With an Echo Charge all charge sources go to the bank most in need - the house bank. When the start battery is down it gets charged if the Echo Charge senses a need. When it is charged the current from the Echo to the start battery ceases. All without any input from you. And the best option is to start the engine from the house bank as well and treat the start battery as an "emergency" battery. This means you turn the house bank on when arriving at the boat and off when leaving. That's it and no other switching required. And the emergency battery is always ready.
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Spend the extra $75 for an EchoCharge. You can buy one new on eBay for $117 plus $10 shipping.

Install it...easy....3 wires. Forget it. No switching. No worrying about the position of a 1-2-ALL-OFF switch. No worrying about hooking a fully-charged start battery up to a much-depleted and much larger house bank.

Peace of mind and effective hands-off operation are worth something these days, IMHO.

Bill
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Old 07-25-2010
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Installed an EchoCharge on my boat this winter to keep my backup batt charged. The Echo was one of the simpler boat projects I've done--no surprises. As Bill said, 3 wires and it's always on the job.
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Old 07-26-2010
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Quote:
Originally Posted by mitiempo View Post
4arch
scraph
With the switch "OFF" all should be isolated except the bilge pump. The "switchboard" should not be on if the switch is off.
The alternator should be fed to the bank most in need, almost always the house bank. Starting a diesel only takes an AH or less. The other problem is that the charging direction is totally reliant on you. With a properly wired system there is no switching necessary to charge all batteries from any source.

With all due respect, Sir, your series of "shoulds" are not necesarilly "shoulds" at all ... but dogma.

I don't use the 1+2 switch as a battery isolator ... so no, OFF shouldn't isolate all but the bilge pump. I use it as a starter select switch ... so OFF should isolate the starter.

My switchboard has it's own main breaker, located next to this switch ... as well as all the breakers on the switchboard ... it has enough breakers and does not require further isolation from a switch.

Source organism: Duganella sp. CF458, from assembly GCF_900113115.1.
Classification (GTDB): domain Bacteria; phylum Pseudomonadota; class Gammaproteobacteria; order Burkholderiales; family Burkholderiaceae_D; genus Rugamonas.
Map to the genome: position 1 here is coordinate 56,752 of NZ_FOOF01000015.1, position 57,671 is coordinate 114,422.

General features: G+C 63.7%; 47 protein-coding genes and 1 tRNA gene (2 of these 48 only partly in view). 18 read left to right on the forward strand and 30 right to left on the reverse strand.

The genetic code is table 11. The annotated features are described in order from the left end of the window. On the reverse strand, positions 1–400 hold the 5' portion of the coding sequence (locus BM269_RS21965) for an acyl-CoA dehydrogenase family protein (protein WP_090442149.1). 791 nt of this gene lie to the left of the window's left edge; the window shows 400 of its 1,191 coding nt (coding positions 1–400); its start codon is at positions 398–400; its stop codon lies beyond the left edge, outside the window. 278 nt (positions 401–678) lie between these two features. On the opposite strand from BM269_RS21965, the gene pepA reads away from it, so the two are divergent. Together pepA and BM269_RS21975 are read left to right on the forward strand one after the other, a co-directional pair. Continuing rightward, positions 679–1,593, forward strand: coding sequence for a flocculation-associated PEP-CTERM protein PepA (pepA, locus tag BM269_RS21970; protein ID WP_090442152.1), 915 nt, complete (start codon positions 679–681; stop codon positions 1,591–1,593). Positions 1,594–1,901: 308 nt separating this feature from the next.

The bilge pump, of course, is wired to the house bank and is non-isolable from it (save for it's own AUTO/OFF/MAN switch).

The alternator feeds the starter battery because, with the way I operate and use the boat, that is the only battery that the small alternator has any hope of helping with. It lives in a slip ... I take it out on daysails. The house battery is maintained/charged by the battery charger. The diesel is started only for entering/exiting the slip and is not relied upon (except when necessary) for supplying/charging the house bank.

Thus, the house bank/battery charger and starter battery/alternator are on two seperate 12V buses unless manually combined by the starter switch. I can combine them ... but 99% of the time, do not.

There is no "should". There is certainly no single, "correct" electrical system as you would imply. There is ... a number of different solutions. I don't worry about the position of the switch because I operate it myself. It doesn't operate on it's own.
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Last edited by scraph; 07-26-2010 at 03:16 AM.
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Quote:
Originally Posted by mitiempo View Post
4arch
As far as I can tell the second item you linked to plugs in to AC power so that's out except at the dock. The solar panel is only 5 watts which is less than 1/2 an amp in ideal conditions which you can only count on for 5 hours a day if the sun is shining.
Since I'm mainly doing daysailing with only the occasional weekend or week long cruise, I don't see why this is a big problem. The reserve starting battery would sit idle 99-100% of the time and may well never be used if the house bank is kept up and looked after. For a battery there purely for emergency backup, it seems the main purpose of any charging scheme would be to prevent the self-discharge. In the event the battery did actually get used to start the engine, it would recharge through the alternator.

I don't mean to be argumentative, but the Echo Charge seems like it might be overkill for my needs. I just want to make sure there's not some huge hole in my logic here.